View full screen - View 1 of Lot 7. A PAIR OF ENGLISH SILVER TORAH FINIALS, 19TH CENTURY.
7

A PAIR OF ENGLISH SILVER TORAH FINIALS, 19TH CENTURY

Estimate:

10,000

to
- 15,000 USD

Property from the Central Synagogue, London

A PAIR OF ENGLISH SILVER TORAH FINIALS, 19TH CENTURY

A PAIR OF ENGLISH SILVER TORAH FINIALS, 19TH CENTURY

Estimate:

10,000

to
- 15,000 USD

Lot sold:

18,750

USD

A PAIR OF ENGLISH SILVER TORAH FINIALS, 19TH CENTURY


matching the pair by John Robins (see previous lot), with triple gadrooned canopies hung with bells, engraved with Hebrew presentation inscription, both with some later bells, with maker's mark AB, probably for Abraham Benelisha, London, circa 1910

apparently unmarked, but with assay scrapes on the major parts

height 17½ in.

44.5 cm

As noted re. some replaced bells, and lacking some bells. One small section of one finial below pineapple replaced.


In response to your inquiry, we are pleased to provide you with a general report of the condition of the property described above. Since we are not professional conservators or restorers, we urge you to consult with a restorer or conservator of your choice who will be better able to provide a detailed, professional report. Prospective buyers should inspect each lot to satisfy themselves as to condition and must understand that any statement made by Sotheby's is merely a subjective qualified opinion.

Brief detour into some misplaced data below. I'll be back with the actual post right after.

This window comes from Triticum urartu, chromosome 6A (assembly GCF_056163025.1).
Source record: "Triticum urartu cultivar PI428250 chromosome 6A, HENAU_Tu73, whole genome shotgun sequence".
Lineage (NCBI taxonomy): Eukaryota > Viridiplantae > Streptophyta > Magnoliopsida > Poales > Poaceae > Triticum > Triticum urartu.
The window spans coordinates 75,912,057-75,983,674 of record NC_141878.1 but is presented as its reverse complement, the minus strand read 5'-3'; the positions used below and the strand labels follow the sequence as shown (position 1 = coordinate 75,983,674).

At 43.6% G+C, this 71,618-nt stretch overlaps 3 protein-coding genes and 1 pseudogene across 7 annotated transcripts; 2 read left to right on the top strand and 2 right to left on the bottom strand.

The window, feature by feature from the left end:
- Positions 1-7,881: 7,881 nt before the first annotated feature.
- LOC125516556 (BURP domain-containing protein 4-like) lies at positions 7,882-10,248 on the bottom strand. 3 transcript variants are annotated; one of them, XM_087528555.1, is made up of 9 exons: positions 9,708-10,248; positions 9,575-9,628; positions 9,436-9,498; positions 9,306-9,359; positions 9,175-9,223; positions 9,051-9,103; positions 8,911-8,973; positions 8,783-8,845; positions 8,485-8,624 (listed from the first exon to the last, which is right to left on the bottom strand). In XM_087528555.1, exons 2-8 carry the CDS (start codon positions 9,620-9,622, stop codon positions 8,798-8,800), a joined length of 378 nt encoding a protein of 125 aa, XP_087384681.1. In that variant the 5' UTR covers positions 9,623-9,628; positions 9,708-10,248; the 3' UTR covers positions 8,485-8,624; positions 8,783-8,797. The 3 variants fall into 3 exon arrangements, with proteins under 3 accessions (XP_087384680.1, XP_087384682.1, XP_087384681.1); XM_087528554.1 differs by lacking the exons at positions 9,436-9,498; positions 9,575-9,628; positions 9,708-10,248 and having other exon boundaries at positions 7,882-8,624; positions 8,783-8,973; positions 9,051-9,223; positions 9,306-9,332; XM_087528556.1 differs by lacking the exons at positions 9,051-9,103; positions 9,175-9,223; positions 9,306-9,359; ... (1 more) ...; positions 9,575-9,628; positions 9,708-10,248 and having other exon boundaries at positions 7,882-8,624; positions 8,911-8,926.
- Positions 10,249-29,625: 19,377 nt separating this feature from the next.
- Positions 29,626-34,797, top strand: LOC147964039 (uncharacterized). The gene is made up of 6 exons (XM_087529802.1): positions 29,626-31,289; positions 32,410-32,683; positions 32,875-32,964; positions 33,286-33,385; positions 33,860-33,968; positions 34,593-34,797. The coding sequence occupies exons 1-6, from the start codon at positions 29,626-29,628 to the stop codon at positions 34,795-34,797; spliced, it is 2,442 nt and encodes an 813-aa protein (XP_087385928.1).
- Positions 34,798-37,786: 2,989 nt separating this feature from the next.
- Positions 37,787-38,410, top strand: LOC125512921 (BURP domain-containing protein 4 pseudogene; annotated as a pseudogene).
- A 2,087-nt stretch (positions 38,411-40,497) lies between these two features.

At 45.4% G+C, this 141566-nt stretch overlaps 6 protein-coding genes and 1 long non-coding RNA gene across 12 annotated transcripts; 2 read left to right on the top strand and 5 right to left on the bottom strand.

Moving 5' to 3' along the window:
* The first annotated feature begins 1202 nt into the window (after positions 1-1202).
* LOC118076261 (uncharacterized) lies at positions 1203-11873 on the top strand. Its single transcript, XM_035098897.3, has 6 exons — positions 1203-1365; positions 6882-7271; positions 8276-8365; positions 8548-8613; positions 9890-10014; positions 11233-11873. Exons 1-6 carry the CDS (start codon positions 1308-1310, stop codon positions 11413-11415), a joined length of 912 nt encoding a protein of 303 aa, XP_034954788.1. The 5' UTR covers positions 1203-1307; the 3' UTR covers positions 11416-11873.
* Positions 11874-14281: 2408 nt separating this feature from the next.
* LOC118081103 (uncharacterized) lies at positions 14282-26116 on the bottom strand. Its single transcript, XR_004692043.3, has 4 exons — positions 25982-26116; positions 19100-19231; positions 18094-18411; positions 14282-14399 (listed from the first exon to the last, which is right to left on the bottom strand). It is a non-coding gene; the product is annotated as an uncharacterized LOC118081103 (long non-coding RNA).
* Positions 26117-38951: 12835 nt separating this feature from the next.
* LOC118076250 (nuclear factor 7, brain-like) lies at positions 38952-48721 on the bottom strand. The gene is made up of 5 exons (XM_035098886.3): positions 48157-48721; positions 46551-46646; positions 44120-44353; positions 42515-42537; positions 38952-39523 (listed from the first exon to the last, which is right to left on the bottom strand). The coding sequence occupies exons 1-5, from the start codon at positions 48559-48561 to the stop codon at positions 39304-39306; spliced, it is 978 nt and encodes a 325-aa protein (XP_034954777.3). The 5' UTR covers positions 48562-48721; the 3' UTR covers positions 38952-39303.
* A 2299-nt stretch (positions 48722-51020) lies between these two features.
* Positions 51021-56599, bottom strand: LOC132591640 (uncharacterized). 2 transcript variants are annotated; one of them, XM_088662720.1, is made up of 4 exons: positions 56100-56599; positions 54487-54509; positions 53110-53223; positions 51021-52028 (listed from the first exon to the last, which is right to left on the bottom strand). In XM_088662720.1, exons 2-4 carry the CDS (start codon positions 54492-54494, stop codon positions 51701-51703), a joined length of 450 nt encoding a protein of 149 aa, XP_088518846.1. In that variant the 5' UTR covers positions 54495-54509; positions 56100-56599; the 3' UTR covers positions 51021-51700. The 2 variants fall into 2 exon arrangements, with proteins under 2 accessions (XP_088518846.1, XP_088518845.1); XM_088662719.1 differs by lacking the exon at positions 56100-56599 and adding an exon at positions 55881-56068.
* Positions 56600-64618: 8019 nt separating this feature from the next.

NOTWITHSTANDING THIS REPORT OR ANY DISCUSSIONS CONCERNING CONDITION OF A LOT, ALL LOTS ARE OFFERED AND SOLD "AS IS" IN ACCORDANCE WITH THE CONDITIONS OF SALE PRINTED IN THE CATALOGUE.

The inscription reads “Mr. Samson and Mrs. Genendel Wertheimer, [5]637 [1876-1877].”


Samson Wertheimer was born in Germany but emigrated to England in 1830; his wife Genandel was better known in England as Helena.  Described in 1861 as a “curiosity dealer and ormolu factor”, Samson became a very successful art dealer. His gallery at 154 New Bond Street – just down from Sotheby’s – featured Old Master paintings and English portraits, 18th century French furniture, miniatures, porcelain, and objets de vertu; at his death in 1892, the business was valued at £377,000 (over $40 million today).


His clients included Lord Lonsdale and the Duke of Hamilton, but particularly the members of the Rothschild family living in England. Samson Wertheimer helped Baron Ferdinand form the collections at Waddesdon, and Barons Alfred and Lionel were executors of his will. His children Charles and Asher both entered the business, and the latter commissioned from John Singer Sargent the great series of Wertheimer family portraits now at the Tate Gallery.